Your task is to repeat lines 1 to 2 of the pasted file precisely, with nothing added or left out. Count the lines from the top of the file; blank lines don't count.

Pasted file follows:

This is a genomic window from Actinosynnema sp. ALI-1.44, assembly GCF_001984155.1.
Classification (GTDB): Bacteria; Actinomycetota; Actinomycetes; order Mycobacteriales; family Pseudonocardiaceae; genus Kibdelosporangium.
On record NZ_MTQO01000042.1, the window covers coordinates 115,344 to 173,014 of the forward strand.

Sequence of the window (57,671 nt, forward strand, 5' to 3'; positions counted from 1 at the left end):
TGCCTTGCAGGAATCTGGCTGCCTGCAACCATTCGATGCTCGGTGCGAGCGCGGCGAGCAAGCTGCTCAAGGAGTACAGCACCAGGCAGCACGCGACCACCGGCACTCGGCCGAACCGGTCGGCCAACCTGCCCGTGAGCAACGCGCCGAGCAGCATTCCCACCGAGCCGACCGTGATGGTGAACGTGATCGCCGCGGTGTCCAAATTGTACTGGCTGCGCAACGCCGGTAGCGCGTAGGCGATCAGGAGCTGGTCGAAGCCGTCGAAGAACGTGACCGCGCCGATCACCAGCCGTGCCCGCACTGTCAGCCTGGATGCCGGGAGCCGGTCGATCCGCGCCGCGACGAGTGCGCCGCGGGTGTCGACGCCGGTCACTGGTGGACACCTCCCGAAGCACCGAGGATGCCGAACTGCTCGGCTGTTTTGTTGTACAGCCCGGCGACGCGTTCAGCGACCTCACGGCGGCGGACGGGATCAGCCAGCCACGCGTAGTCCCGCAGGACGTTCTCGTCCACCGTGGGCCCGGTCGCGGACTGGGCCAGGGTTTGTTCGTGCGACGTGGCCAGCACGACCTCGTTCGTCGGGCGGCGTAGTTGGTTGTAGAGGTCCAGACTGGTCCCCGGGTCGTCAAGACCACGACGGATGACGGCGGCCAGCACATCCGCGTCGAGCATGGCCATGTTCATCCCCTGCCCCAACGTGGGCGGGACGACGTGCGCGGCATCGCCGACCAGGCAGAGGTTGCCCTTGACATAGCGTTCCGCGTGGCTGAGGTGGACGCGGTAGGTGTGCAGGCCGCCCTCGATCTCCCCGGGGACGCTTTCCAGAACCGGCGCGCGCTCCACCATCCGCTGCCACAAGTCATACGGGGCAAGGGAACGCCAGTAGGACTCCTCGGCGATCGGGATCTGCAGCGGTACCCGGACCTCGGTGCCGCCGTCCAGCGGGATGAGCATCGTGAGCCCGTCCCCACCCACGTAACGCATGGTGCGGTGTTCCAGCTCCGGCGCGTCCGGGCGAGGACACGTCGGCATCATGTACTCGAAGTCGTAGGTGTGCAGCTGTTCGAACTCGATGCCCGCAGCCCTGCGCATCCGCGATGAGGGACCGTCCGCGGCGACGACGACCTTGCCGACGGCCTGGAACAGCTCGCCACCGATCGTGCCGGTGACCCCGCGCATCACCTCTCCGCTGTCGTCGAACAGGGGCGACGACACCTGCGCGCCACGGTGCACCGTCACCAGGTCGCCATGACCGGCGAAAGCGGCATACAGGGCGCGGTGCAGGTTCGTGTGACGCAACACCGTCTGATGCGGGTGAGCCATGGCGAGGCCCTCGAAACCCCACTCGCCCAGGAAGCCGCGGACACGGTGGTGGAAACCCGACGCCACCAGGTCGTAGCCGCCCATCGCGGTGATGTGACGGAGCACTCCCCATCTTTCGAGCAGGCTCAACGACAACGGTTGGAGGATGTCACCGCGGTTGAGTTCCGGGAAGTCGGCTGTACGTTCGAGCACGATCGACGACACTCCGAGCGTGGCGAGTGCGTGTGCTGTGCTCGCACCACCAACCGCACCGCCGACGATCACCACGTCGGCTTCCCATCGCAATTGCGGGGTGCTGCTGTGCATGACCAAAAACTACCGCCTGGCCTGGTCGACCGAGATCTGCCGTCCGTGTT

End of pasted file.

This is a genomic window from Actinosynnema sp. ALI-1.44, assembly GCF_001984155.1.
Classification (GTDB): Bacteria; Actinomycetota; Actinomycetes; order Mycobacteriales; family Pseudonocardiaceae; genus Kibdelosporangium.